packet, it has a value for 'i', and that packet may or may not be
delivered.  But with 'i' defined as the limit on the number of hops for
"a specific packet may visit", I don't see how we get to do multiple
tries for the same packet with different 'i', as we would need to do in
order to determine the "largest value of i *needed*" (emphasis mine).
That is, we can set 'i' unreasonably large and that would result in
delivery, but that does not (as I understand it) meet the definition for
Nmax -- Nmax is supposed to be a boundary value for some condition.  I'm
just not entirely clear on exactly what that boundary is, since we're
talking about a specific packet, and my understanding is that we only
get one crack at a specific packet.

   o  t(i,j) Arrival Timestamp (where t(i,j) is ideally supplied by the
      Hop, or approximated from the sending time of the packet that
      revealed the Hop)

I'm getting a bit of deja vu as I write this, but it seems risky to
propose using the term "arrival timestamp" both for something generated
at the Hop and something generated by the sender of the packet, since
that loses information about the accuracy of the value for a given use
case.  Perhaps it's best to reserve the term for the ideal quantity and
leave approximations for the processing pipeline (as opposed to the
measurement pipeline).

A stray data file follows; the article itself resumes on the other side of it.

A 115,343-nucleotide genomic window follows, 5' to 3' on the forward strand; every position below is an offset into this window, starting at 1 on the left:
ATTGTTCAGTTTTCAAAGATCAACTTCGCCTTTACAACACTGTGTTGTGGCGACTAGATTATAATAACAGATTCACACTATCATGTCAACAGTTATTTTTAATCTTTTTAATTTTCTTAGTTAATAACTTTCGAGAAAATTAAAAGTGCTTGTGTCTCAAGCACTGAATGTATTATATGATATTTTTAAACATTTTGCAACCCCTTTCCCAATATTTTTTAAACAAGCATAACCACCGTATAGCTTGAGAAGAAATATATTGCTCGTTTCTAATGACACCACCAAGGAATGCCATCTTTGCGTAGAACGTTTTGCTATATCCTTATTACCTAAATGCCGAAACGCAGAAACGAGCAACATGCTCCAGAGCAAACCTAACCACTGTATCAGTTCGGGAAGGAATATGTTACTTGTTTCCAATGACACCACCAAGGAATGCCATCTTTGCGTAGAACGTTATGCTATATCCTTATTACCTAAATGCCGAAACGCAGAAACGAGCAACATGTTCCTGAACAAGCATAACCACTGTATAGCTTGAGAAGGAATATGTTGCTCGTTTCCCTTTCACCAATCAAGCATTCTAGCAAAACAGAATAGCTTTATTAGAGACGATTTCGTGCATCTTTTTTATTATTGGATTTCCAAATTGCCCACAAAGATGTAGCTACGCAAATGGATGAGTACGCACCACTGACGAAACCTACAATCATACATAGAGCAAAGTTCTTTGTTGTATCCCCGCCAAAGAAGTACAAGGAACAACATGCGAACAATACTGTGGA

Section 3.4

   RTL(i,j,T) is defined as a singleton of the [RFC6673] Round-trip Loss
   between the Node with address = Src and the Node at Hop h(i,j) at
   time T.

Just to check my understanding: does the "singleton" and "at time T"
force us into a logical (boolean) loss metric for this case, as opposed
to a sample-ratio-type loss metric?

Section 3.6

   identities at a minimum.  The models need to be expanded to include
   these features, as well as Arrival Interface ID, Departure Interface
   ID, and Arrival Timestamp, when available.  [...]

Is this expected to occur as future work?  (Is there an I-D worth

Section 4.1

   Internet routing is complex because it depends on the policies of
   thousands of Autonomous Systems (AS).  While most of the routers
   perform load balancing on flows using Equal Cost Multiple Path
   (ECMP), a few still divide the workload through packet-based
   techniques.  The former scenario is defined according to [RFC2991],
   while the latter generates a round-robin scheme to deliver every new